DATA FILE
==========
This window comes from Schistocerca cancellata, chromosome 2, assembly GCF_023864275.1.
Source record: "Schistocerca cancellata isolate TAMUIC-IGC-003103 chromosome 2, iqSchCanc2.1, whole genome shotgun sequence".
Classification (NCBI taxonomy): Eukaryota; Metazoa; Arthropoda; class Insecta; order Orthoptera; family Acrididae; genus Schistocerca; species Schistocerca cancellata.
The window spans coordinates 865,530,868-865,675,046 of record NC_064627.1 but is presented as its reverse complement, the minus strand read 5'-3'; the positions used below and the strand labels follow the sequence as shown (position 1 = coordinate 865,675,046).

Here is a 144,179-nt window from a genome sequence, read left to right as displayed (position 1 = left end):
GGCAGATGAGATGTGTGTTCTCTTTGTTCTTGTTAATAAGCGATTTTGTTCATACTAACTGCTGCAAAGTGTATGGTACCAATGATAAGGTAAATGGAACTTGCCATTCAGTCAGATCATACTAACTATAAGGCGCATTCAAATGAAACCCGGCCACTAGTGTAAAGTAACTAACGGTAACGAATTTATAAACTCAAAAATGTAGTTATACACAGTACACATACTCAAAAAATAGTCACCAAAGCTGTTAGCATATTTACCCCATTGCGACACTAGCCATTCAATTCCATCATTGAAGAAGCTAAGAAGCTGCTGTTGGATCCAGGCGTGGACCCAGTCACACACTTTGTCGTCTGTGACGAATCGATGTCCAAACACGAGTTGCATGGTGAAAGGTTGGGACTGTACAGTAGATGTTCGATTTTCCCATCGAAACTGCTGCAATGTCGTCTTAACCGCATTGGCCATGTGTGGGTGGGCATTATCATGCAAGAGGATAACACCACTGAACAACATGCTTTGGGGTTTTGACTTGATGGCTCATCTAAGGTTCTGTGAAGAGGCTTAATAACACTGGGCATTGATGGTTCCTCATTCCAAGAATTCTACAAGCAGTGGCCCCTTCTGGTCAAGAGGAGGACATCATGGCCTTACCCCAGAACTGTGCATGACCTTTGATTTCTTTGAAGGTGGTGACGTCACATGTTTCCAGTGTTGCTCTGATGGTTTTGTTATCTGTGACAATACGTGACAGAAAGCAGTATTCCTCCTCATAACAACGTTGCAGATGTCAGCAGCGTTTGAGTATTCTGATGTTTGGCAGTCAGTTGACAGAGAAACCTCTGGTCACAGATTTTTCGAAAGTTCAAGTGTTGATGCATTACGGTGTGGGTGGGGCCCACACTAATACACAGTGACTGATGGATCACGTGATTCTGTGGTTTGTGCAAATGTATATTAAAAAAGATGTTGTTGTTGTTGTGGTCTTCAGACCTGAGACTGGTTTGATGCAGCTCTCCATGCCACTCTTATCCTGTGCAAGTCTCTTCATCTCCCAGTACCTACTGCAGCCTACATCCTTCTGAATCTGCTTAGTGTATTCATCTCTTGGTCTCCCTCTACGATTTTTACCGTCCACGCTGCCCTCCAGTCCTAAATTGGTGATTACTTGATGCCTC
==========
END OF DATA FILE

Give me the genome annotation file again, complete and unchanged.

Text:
This window comes from Schistocerca cancellata, chromosome 2, assembly GCF_023864275.1.
Source record: "Schistocerca cancellata isolate TAMUIC-IGC-003103 chromosome 2, iqSchCanc2.1, whole genome shotgun sequence".
Classification (NCBI taxonomy): Eukaryota; Metazoa; Arthropoda; class Insecta; order Orthoptera; family Acrididae; genus Schistocerca; species Schistocerca cancellata.
The window spans coordinates 865,530,868-865,675,046 of record NC_064627.1 but is presented as its reverse complement, the minus strand read 5'-3'; the positions used below and the strand labels follow the sequence as shown (position 1 = coordinate 865,675,046).

Here is a 144,179-nt window from a genome sequence, read left to right as displayed (position 1 = left end):
GGCAGATGAGATGTGTGTTCTCTTTGTTCTTGTTAATAAGCGATTTTGTTCATACTAACTGCTGCAAAGTGTATGGTACCAATGATAAGGTAAATGGAACTTGCCATTCAGTCAGATCATACTAACTATAAGGCGCATTCAAATGAAACCCGGCCACTAGTGTAAAGTAACTAACGGTAACGAATTTATAAACTCAAAAATGTAGTTATACACAGTACACATACTCAAAAAATAGTCACCAAAGCTGTTAGCATATTTACCCCATTGCGACACTAGCCATTCAATTCCATCATTGAAGAAGCTAAGAAGCTGCTGTTGGATCCAGGCGTGGACCCAGTCACACACTTTGTCGTCTGTGACGAATCGATGTCCAAACACGAGTTGCATGGTGAAAGGTTGGGACTGTACAGTAGATGTTCGATTTTCCCATCGAAACTGCTGCAATGTCGTCTTAACCGCATTGGCCATGTGTGGGTGGGCATTATCATGCAAGAGGATAACACCACTGAACAACATGCTTTGGGGTTTTGACTTGATGGCTCATCTAAGGTTCTGTGAAGAGGCTTAATAACACTGGGCATTGATGGTTCCTCATTCCAAGAATTCTACAAGCAGTGGCCCCTTCTGGTCAAGAGGAGGACATCATGGCCTTACCCCAGAACTGTGCATGACCTTTGATTTCTTTGAAGGTGGTGACGTCACATGTTTCCAGTGTTGCTCTGATGGTTTTGTTATCTGTGACAATACGTGACAGAAAGCAGTATTCCTCCTCATAACAACGTTGCAGATGTCAGCAGCGTTTGAGTATTCTGATGTTTGGCAGTCAGTTGACAGAGAAACCTCTGGTCACAGATTTTTCGAAAGTTCAAGTGTTGATGCATTACGGTGTGGGTGGGGCCCACACTAATACACAGTGACTGATGGATCACGTGATTCTGTGGTTTGTGCAAATGTATATTAAAAAAGATGTTGTTGTTGTTGTGGTCTTCAGACCTGAGACTGGTTTGATGCAGCTCTCCATGCCACTCTTATCCTGTGCAAGTCTCTTCATCTCCCAGTACCTACTGCAGCCTACATCCTTCTGAATCTGCTTAGTGTATTCATCTCTTGGTCTCCCTCTACGATTTTTACCGTCCACGCTGCCCTCCAGTCCTAAATTGGTGATTACTTGATGCCTC